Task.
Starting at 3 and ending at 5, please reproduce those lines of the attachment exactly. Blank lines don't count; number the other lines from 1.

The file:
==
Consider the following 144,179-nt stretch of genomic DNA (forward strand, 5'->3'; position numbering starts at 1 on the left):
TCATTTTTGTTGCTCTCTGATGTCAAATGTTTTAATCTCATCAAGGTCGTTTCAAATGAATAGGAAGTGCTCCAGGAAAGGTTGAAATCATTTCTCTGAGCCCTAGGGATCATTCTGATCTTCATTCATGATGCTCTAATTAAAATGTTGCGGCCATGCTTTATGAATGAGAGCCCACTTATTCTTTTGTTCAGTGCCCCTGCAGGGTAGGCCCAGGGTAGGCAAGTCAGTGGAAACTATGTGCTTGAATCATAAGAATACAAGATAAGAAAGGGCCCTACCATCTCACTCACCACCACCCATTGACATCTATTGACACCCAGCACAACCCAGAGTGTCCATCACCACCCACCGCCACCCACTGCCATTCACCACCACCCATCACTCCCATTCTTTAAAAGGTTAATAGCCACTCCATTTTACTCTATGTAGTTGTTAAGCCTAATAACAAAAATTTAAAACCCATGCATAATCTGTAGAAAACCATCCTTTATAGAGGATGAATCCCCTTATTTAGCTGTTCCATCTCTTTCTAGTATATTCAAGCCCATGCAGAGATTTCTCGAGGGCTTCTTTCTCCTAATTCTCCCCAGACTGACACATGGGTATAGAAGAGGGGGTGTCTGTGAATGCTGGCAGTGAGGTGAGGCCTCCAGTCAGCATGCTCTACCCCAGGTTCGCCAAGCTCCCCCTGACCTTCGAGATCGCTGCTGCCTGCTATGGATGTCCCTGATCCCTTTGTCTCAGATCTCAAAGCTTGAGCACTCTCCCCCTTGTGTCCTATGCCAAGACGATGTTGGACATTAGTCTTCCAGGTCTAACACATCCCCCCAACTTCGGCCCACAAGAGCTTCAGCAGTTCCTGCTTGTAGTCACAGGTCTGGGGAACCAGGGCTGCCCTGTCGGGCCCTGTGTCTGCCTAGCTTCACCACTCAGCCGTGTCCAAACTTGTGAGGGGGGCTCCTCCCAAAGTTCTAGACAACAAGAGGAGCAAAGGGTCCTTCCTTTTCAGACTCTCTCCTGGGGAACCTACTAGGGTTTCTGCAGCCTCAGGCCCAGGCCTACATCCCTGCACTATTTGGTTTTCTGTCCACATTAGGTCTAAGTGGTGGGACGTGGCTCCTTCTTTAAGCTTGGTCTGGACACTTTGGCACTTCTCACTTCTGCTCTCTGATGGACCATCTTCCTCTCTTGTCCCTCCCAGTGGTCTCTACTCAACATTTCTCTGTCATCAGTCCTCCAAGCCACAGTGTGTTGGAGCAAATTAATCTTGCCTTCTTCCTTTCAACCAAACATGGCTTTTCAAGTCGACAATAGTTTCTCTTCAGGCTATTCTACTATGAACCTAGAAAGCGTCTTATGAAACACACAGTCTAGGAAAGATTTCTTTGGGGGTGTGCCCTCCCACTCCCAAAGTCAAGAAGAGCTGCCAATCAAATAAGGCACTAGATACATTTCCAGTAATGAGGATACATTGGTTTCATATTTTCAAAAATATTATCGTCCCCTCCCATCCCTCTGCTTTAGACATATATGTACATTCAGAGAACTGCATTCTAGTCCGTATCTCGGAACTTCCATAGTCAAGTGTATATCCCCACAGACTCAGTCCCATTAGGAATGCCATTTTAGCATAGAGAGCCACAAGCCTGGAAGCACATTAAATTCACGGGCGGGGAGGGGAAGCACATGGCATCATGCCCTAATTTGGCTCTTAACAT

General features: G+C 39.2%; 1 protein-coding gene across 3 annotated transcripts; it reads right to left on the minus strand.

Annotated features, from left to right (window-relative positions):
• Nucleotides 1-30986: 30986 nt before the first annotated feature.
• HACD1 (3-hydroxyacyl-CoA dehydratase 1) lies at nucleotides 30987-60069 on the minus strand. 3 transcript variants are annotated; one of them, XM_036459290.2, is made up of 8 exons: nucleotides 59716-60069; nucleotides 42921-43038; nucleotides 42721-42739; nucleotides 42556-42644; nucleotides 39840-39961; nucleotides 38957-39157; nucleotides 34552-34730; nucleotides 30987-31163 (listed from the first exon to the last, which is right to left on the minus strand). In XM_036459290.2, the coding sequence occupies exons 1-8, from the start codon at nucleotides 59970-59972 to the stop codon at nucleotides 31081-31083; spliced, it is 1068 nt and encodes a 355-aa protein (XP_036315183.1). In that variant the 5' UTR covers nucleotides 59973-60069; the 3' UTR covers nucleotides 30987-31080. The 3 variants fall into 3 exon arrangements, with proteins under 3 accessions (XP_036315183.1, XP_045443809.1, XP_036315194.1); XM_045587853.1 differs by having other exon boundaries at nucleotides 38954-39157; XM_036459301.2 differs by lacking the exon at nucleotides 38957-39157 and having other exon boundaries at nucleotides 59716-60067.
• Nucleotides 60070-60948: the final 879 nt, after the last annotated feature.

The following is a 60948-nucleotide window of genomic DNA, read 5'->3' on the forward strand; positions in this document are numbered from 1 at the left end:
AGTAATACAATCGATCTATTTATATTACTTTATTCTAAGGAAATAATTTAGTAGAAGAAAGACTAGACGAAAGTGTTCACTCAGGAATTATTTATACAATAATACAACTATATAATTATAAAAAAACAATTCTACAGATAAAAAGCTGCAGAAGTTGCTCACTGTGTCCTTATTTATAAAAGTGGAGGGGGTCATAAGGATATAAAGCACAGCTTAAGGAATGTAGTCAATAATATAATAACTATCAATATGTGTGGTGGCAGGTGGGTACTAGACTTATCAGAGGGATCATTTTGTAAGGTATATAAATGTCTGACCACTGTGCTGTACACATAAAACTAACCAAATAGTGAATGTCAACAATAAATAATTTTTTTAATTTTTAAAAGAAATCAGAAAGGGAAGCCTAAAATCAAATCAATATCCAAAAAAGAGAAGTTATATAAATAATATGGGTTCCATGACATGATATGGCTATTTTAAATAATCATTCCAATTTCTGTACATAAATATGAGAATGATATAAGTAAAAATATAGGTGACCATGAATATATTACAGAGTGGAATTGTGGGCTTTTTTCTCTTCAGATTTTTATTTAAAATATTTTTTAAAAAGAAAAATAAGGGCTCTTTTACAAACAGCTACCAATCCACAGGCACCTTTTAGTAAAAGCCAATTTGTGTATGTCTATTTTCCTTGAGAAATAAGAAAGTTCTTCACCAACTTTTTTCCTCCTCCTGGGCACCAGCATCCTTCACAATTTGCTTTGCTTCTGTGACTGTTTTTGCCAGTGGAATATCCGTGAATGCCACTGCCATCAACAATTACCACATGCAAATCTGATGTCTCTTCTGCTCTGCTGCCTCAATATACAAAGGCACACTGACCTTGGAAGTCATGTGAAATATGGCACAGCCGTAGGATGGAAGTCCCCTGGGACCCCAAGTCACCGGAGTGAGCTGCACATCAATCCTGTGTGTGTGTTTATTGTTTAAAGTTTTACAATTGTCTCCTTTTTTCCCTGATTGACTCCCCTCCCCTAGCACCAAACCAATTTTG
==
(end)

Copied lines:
General features: G+C 39.2%; 1 protein-coding gene across 3 annotated transcripts; it reads right to left on the minus strand.

Annotated features, from left to right (window-relative positions):
• Nucleotides 1-30986: 30986 nt before the first annotated feature.